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Karen Kay on finding a real romance

PUBLISHED: 12:19 28 February 2014 | UPDATED: 12:19 28 February 2014

Karen Kay, writer and broadcaster. Picture by Ian McIlgorm © IAN MCILGORM 2012..

Karen Kay, writer and broadcaster. Picture by Ian McIlgorm © IAN MCILGORM 2012..

© IAN MCILGORM 2012..

It’s the little things that count, Karen decides, not showy gestures that can be bought with a gold card (or quickly grabbed at the nearest petrol station)

What is romance? Interested in a definitive answer, I looked it up in the dictionary, which authoritatively described it as “love, esp. when sentimental or idealised.”

Well, that says it all, really, doesn’t it? An idealised, sentimental load of tosh.

Romance is not something you can create with embossed greetings cards filled with flowery script. It is not something that has a price, or that is fulfilled with some heart-emblazoned gift, hastily bought to avoid the frosty stare over the morning Frosties. You can take your overpriced, cellophane-wrapped red roses and stick them where the sun doesn’t shine.

I know, I know, that makes me like some kind of Valentines Day Scrooge, who says ‘Bah Humbug’ to love. Actually, it’s quite the opposite. I will fight to the end of the earth for love. When you find it with someone who genuinely makes gestures, small and large, in daily life to make you feel loved, that is what really matters. And it is precisely those everyday – or less frequent – deeds that can make me weak at the knees with heart fluttering.

It is the way my husband, after 12 years together, instinctively starts massaging the knots in my shoulders as I frantically type my way towards a looming deadline, then kisses me gently on the neck. It is the way he looks at me, and holds me, every day we are together, to reassure me that we are ‘in this together’. It is the way he makes me laugh at my lowest moments, or recalls some shared experience that had been stored at the back of my own memory bank.

Love is symbolised by our behaviour in our day to day life, a deep emotion that needs to be nurtured, not nullified by some hollow gesture. Yes, on occasion, a material gift can mean so much – like the cherished necklace my husband gave me on our wedding day, having tracked down my favourite jewellery designer in San Francisco and commissioned a bespoke piece inscribed with deeply meaningful words from a song that evokes special memories for us. While it is a tangible reminder of our bond, the effort he made to create something unique that was so intrinsic to ‘us’ was the romantic part. That someone not inclined to planning went to so much trouble on my account, meant so much.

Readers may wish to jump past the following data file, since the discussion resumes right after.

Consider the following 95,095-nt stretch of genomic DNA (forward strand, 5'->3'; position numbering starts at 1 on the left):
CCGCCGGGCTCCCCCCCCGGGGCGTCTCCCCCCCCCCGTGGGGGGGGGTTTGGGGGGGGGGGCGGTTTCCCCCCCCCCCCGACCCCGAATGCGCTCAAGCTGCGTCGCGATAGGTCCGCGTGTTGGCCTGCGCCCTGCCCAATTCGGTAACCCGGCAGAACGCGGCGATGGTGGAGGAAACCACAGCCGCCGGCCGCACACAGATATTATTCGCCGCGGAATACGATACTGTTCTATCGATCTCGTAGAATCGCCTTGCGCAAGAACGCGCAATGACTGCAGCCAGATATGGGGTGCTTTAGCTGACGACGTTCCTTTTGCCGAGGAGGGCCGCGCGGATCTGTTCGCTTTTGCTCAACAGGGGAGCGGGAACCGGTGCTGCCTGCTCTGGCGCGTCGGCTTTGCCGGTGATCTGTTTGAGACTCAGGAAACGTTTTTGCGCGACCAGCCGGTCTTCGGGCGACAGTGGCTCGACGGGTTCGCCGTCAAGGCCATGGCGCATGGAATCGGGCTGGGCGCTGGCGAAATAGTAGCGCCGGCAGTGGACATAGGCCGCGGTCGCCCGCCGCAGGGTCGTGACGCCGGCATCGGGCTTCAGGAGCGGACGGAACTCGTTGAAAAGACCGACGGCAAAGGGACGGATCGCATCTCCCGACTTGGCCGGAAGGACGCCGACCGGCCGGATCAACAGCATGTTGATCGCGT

Over recent weeks, as I’ve seen supermarket shelves groaning under the weight of schmaltzy cuddly toys, Valentines novelties and heart shaped kitchen utensils, my own heart sinks.

I cannot bear the commercialisation of relationships, as if they are commodities that can be bought alongside a tank of fuel and a bag of prawn cocktail crisps en route home from a day at the office. Love is not a marketable state that can be traded at the flash of a credit card. Romance is making the effort to do something heartfelt, considered and thoughtful that will make our lover – or the one we are trying to woo – feel cherished and special. Sometimes that means working at re-capturing the heady early days of love, when you are swamped by the school run, the laundry, the grocery shopping and the exhaustion of simply getting through the day. If you can do that spontaneously and sporadically throughout the year, not because Hallmark tells you to this month, it feels much more authentic. Relationships require long-term investment, not short-term credit.

Interestingly Dr Rowan Williams, the former Archbishop of Canterbury, came out with a similar sentiment recently, when he talked of the “marketisation of marriage”. Speaking at a debate organised by a law firm, he warned of society’s obsession with glitzy, celebrity-style weddings as a symptom of the “unimaginative, emotionally unintelligent” culture of modern Britain.

At the heart of the threat, he said, was “our increasing reluctance in a rather frantic, sometimes rather febrile world, to think about long-term growth as a person, long-term calculations of our well-being as opposed to rapid gratification.”

Rarely are my own views echoed so closely by someone so revered on matters spiritual, but it does seem to me that as a society we need to address our obsession with empty, lazy, expensive actions, and look inwards at the way we are.

I have first hand experience of a marriage that looked picture perfect from the outside… but the public perception couldn’t have been further from the truth. My first husband and I had a fairytale wedding, with all the fripperies and fancies that feature in the bridal magazines. I had the handmade silk gown of my dreams, the bespoke shoes, the extravagant bouquet and a fabulous reception.

It didn’t last. He was all about grand gestures that could be bought with his platinum credit card. What good are golden trinkets if the man you love is absent, behaving like a bachelor?

My second marriage, 18 years later, was simple and so imbued with love, it makes me emotional when I think about it. I wore a £60 High Street dress and my heart on my sleeve as I wept my way through my vows in front of 45 of our closest family and friends. As we turned to leave the chapel as man and wife, we felt an intense joy that has stayed with us every day since. It may sound trite, but for me, every day is Valentines Day when you have found the love of your life.

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